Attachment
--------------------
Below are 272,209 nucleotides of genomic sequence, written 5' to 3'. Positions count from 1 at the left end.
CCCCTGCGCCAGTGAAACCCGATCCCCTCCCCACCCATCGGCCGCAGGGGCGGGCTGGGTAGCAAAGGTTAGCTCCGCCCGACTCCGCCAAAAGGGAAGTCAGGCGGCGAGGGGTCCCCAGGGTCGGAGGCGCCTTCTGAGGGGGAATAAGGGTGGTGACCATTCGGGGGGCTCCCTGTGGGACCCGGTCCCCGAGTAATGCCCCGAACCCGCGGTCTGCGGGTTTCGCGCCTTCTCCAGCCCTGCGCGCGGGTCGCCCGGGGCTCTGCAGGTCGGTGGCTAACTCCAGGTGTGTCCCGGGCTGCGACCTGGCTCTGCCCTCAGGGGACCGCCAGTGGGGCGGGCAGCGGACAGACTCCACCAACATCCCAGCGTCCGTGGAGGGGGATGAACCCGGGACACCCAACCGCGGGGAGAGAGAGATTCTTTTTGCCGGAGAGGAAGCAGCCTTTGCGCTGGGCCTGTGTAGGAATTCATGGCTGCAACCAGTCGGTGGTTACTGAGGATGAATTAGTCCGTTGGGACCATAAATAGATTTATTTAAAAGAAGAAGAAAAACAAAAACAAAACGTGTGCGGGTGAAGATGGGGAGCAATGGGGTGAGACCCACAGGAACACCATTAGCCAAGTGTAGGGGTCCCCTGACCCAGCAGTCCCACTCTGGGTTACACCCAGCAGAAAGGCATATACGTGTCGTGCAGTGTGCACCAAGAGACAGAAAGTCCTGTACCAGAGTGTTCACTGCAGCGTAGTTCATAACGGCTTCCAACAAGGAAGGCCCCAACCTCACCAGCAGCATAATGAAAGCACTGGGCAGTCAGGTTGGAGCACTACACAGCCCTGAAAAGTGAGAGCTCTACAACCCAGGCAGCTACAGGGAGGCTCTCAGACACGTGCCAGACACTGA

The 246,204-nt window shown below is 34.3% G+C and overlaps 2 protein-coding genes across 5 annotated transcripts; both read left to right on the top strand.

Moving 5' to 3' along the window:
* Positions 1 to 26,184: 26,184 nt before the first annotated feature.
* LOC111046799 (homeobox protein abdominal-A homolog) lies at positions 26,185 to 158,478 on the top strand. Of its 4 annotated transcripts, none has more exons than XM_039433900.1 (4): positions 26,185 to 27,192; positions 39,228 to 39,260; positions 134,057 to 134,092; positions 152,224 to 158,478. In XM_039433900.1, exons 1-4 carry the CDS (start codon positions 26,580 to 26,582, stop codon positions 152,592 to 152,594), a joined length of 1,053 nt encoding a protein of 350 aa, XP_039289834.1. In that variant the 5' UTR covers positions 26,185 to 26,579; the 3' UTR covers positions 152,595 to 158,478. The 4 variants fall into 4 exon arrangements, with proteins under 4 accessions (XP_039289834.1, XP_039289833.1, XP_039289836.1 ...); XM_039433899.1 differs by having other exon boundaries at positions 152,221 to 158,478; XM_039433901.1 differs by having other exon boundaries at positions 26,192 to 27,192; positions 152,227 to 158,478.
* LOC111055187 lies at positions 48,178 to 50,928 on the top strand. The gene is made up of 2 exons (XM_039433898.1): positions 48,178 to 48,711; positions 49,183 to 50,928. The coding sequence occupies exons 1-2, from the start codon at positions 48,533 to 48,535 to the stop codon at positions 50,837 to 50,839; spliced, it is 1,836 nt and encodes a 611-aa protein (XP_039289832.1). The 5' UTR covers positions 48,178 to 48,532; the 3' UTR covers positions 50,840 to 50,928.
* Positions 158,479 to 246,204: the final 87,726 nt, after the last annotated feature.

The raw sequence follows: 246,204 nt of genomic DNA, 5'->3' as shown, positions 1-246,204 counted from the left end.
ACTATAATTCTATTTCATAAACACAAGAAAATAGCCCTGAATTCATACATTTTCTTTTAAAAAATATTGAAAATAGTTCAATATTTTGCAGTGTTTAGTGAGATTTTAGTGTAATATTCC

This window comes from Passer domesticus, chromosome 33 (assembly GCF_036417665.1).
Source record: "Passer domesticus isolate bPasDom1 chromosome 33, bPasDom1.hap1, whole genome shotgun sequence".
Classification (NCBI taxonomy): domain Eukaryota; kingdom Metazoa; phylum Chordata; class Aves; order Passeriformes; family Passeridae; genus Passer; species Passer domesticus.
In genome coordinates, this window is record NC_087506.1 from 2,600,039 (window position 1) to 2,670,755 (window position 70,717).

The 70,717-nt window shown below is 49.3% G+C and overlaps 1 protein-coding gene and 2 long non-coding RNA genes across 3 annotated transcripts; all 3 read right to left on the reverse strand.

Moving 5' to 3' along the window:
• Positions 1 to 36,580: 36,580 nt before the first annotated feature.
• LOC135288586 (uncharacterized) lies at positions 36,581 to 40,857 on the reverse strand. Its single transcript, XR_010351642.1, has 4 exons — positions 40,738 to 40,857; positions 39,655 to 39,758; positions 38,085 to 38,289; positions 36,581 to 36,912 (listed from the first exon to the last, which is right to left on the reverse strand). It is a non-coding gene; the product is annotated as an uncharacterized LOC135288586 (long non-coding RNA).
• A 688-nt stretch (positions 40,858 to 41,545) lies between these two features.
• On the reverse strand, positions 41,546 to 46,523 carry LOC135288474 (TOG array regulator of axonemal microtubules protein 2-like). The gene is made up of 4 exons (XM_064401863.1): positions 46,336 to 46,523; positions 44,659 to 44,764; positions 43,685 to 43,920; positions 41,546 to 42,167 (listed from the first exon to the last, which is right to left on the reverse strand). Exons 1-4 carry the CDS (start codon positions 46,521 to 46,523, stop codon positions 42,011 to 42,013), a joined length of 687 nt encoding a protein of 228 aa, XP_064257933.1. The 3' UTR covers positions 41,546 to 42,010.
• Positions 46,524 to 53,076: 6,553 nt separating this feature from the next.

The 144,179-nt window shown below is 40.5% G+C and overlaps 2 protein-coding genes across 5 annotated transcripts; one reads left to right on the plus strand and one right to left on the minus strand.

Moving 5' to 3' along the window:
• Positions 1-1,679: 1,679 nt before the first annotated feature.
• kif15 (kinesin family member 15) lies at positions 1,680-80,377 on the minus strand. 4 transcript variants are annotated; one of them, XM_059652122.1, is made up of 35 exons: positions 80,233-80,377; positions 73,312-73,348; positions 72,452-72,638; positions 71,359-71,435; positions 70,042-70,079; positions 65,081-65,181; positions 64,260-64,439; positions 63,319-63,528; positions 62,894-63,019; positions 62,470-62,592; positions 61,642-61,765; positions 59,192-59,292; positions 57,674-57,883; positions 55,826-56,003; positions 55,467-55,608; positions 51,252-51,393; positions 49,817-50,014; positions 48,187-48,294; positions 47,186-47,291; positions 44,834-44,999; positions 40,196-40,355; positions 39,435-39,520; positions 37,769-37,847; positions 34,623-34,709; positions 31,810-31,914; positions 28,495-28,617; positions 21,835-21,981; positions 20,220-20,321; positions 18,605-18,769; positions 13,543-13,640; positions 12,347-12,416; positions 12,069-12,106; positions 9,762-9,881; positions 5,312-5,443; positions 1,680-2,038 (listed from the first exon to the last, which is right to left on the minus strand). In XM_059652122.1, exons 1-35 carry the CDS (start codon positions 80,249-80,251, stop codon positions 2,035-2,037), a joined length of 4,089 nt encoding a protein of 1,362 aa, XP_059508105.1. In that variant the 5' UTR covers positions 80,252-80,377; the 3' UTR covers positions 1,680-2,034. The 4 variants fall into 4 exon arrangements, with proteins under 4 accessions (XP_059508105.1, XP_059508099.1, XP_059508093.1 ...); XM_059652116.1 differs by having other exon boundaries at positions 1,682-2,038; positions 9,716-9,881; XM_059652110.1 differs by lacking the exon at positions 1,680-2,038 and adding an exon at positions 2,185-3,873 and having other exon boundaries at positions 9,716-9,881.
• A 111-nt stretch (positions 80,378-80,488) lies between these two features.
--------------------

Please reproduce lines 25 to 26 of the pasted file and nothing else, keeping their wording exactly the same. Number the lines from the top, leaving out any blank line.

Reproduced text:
• kif15 (kinesin family member 15) lies at positions 1,680-80,377 on the minus strand. 4 transcript variants are annotated; one of them, XM_059652122.1, is made up of 35 exons: positions 80,233-80,377; positions 73,312-73,348; positions 72,452-72,638; positions 71,359-71,435; positions 70,042-70,079; positions 65,081-65,181; positions 64,260-64,439; positions 63,319-63,528; positions 62,894-63,019; positions 62,470-62,592; positions 61,642-61,765; positions 59,192-59,292; positions 57,674-57,883; positions 55,826-56,003; positions 55,467-55,608; positions 51,252-51,393; positions 49,817-50,014; positions 48,187-48,294; positions 47,186-47,291; positions 44,834-44,999; positions 40,196-40,355; positions 39,435-39,520; positions 37,769-37,847; positions 34,623-34,709; positions 31,810-31,914; positions 28,495-28,617; positions 21,835-21,981; positions 20,220-20,321; positions 18,605-18,769; positions 13,543-13,640; positions 12,347-12,416; positions 12,069-12,106; positions 9,762-9,881; positions 5,312-5,443; positions 1,680-2,038 (listed from the first exon to the last, which is right to left on the minus strand). In XM_059652122.1, exons 1-35 carry the CDS (start codon positions 80,249-80,251, stop codon positions 2,035-2,037), a joined length of 4,089 nt encoding a protein of 1,362 aa, XP_059508105.1. In that variant the 5' UTR covers positions 80,252-80,377; the 3' UTR covers positions 1,680-2,034. The 4 variants fall into 4 exon arrangements, with proteins under 4 accessions (XP_059508105.1, XP_059508099.1, XP_059508093.1 ...); XM_059652116.1 differs by having other exon boundaries at positions 1,682-2,038; positions 9,716-9,881; XM_059652110.1 differs by lacking the exon at positions 1,680-2,038 and adding an exon at positions 2,185-3,873 and having other exon boundaries at positions 9,716-9,881.
• A 111-nt stretch (positions 80,378-80,488) lies between these two features.